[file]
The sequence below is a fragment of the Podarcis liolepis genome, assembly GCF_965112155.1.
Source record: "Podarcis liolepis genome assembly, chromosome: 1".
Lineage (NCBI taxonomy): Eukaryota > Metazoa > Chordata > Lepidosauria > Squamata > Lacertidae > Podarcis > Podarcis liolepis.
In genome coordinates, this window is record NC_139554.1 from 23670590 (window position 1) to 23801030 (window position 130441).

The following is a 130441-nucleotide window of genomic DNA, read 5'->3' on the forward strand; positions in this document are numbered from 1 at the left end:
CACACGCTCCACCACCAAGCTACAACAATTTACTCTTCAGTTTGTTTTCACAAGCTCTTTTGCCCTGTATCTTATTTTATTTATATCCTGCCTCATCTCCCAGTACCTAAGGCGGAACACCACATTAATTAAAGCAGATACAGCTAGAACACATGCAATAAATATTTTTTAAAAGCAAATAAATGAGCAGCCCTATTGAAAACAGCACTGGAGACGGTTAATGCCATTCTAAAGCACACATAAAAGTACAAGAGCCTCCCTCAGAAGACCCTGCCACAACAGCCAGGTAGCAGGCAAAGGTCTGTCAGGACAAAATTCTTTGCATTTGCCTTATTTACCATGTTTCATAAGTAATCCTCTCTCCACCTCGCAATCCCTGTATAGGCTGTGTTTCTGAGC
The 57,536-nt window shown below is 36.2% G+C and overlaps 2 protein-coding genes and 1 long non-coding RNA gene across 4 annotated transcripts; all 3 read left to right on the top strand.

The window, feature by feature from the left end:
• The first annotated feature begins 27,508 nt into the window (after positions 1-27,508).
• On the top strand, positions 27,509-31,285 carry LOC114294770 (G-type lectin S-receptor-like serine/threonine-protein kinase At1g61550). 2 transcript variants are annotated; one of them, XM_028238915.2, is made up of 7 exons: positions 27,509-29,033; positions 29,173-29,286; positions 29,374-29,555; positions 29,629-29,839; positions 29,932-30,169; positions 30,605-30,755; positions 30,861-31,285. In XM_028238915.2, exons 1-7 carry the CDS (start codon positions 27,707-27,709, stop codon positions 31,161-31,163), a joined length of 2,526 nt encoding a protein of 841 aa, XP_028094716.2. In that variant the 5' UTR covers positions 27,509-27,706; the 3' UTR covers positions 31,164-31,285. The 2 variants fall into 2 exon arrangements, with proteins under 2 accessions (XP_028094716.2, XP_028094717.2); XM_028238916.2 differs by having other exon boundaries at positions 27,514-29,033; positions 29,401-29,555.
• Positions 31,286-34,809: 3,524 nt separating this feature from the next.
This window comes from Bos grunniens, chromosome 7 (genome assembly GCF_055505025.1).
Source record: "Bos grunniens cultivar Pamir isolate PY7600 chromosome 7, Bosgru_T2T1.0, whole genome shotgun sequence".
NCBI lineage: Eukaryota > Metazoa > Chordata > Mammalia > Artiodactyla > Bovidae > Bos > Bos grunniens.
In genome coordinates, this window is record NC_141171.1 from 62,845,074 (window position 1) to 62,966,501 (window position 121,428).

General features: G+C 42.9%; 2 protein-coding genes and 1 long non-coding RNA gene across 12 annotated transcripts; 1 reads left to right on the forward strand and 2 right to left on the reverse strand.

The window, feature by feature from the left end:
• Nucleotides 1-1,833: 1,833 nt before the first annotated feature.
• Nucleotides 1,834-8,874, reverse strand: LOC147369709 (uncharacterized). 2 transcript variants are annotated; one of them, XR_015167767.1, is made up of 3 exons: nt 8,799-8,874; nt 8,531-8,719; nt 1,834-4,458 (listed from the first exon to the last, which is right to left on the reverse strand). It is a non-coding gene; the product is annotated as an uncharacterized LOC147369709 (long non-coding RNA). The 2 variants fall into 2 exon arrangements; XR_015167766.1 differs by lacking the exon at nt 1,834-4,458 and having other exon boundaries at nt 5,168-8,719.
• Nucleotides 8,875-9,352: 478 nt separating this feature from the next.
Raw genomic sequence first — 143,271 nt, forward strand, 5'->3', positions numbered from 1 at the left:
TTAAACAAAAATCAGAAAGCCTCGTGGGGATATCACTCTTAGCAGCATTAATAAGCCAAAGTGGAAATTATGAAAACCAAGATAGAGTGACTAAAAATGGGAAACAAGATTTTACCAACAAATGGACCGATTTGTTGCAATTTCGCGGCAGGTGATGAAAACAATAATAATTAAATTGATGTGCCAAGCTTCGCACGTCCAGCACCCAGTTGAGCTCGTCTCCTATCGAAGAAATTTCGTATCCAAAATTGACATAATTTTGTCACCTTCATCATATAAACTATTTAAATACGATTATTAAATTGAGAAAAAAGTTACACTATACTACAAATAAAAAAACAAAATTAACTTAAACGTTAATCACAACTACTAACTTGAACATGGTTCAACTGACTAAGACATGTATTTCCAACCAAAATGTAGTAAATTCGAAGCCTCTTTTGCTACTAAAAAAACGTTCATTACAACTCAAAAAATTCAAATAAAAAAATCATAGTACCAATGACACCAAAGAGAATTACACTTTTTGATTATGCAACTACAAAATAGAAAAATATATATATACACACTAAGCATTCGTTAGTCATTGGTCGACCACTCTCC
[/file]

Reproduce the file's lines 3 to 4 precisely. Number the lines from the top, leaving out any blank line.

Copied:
Lineage (NCBI taxonomy): Eukaryota > Metazoa > Chordata > Lepidosauria > Squamata > Lacertidae > Podarcis > Podarcis liolepis.
In genome coordinates, this window is record NC_139554.1 from 23670590 (window position 1) to 23801030 (window position 130441).